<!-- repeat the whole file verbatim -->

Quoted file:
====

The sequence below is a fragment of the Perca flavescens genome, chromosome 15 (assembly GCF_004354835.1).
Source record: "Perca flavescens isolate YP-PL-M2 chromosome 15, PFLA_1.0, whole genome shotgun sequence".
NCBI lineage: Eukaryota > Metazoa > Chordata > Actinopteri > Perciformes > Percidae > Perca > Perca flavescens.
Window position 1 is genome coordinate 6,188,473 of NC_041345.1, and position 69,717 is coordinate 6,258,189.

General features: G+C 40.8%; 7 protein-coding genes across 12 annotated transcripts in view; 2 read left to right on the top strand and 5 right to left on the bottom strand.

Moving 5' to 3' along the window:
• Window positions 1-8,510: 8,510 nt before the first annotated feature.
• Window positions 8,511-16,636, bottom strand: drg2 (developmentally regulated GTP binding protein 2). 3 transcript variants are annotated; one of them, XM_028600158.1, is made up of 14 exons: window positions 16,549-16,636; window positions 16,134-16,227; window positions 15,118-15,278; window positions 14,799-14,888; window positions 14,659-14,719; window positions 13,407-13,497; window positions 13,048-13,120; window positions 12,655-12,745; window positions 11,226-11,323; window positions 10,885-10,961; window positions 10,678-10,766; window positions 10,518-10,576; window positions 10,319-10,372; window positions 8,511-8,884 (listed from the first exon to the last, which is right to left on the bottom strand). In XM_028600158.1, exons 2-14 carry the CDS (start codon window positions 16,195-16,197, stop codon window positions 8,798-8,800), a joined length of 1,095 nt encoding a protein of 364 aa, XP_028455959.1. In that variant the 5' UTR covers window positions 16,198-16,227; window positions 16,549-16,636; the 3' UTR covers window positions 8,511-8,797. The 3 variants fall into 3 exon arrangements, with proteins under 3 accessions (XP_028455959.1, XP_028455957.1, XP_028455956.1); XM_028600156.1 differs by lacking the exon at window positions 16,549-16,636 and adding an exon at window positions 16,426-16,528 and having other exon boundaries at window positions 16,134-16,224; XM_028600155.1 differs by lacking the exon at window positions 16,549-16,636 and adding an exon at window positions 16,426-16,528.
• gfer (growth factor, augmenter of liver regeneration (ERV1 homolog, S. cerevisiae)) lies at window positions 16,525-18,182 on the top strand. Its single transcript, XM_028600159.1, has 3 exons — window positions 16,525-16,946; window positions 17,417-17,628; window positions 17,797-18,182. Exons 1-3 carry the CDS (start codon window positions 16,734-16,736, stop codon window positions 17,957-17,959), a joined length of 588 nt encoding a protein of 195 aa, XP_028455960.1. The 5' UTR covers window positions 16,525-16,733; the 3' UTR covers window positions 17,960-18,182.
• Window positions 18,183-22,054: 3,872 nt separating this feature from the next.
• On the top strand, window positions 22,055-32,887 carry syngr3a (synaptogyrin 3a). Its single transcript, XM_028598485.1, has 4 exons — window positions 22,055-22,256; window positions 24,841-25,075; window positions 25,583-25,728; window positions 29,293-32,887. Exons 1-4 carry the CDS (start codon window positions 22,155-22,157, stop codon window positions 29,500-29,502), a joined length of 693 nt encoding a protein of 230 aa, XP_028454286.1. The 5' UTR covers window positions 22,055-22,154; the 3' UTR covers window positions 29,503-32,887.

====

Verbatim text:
The sequence below is a fragment of the Perca flavescens genome, chromosome 15 (assembly GCF_004354835.1).
Source record: "Perca flavescens isolate YP-PL-M2 chromosome 15, PFLA_1.0, whole genome shotgun sequence".
NCBI lineage: Eukaryota > Metazoa > Chordata > Actinopteri > Perciformes > Percidae > Perca > Perca flavescens.
Window position 1 is genome coordinate 6,188,473 of NC_041345.1, and position 69,717 is coordinate 6,258,189.

General features: G+C 40.8%; 7 protein-coding genes across 12 annotated transcripts in view; 2 read left to right on the top strand and 5 right to left on the bottom strand.

Moving 5' to 3' along the window:
• Window positions 1-8,510: 8,510 nt before the first annotated feature.
• Window positions 8,511-16,636, bottom strand: drg2 (developmentally regulated GTP binding protein 2). 3 transcript variants are annotated; one of them, XM_028600158.1, is made up of 14 exons: window positions 16,549-16,636; window positions 16,134-16,227; window positions 15,118-15,278; window positions 14,799-14,888; window positions 14,659-14,719; window positions 13,407-13,497; window positions 13,048-13,120; window positions 12,655-12,745; window positions 11,226-11,323; window positions 10,885-10,961; window positions 10,678-10,766; window positions 10,518-10,576; window positions 10,319-10,372; window positions 8,511-8,884 (listed from the first exon to the last, which is right to left on the bottom strand). In XM_028600158.1, exons 2-14 carry the CDS (start codon window positions 16,195-16,197, stop codon window positions 8,798-8,800), a joined length of 1,095 nt encoding a protein of 364 aa, XP_028455959.1. In that variant the 5' UTR covers window positions 16,198-16,227; window positions 16,549-16,636; the 3' UTR covers window positions 8,511-8,797. The 3 variants fall into 3 exon arrangements, with proteins under 3 accessions (XP_028455959.1, XP_028455957.1, XP_028455956.1); XM_028600156.1 differs by lacking the exon at window positions 16,549-16,636 and adding an exon at window positions 16,426-16,528 and having other exon boundaries at window positions 16,134-16,224; XM_028600155.1 differs by lacking the exon at window positions 16,549-16,636 and adding an exon at window positions 16,426-16,528.
• gfer (growth factor, augmenter of liver regeneration (ERV1 homolog, S. cerevisiae)) lies at window positions 16,525-18,182 on the top strand. Its single transcript, XM_028600159.1, has 3 exons — window positions 16,525-16,946; window positions 17,417-17,628; window positions 17,797-18,182. Exons 1-3 carry the CDS (start codon window positions 16,734-16,736, stop codon window positions 17,957-17,959), a joined length of 588 nt encoding a protein of 195 aa, XP_028455960.1. The 5' UTR covers window positions 16,525-16,733; the 3' UTR covers window positions 17,960-18,182.
• Window positions 18,183-22,054: 3,872 nt separating this feature from the next.
• On the top strand, window positions 22,055-32,887 carry syngr3a (synaptogyrin 3a). Its single transcript, XM_028598485.1, has 4 exons — window positions 22,055-22,256; window positions 24,841-25,075; window positions 25,583-25,728; window positions 29,293-32,887. Exons 1-4 carry the CDS (start codon window positions 22,155-22,157, stop codon window positions 29,500-29,502), a joined length of 693 nt encoding a protein of 230 aa, XP_028454286.1. The 5' UTR covers window positions 22,055-22,154; the 3' UTR covers window positions 29,503-32,887.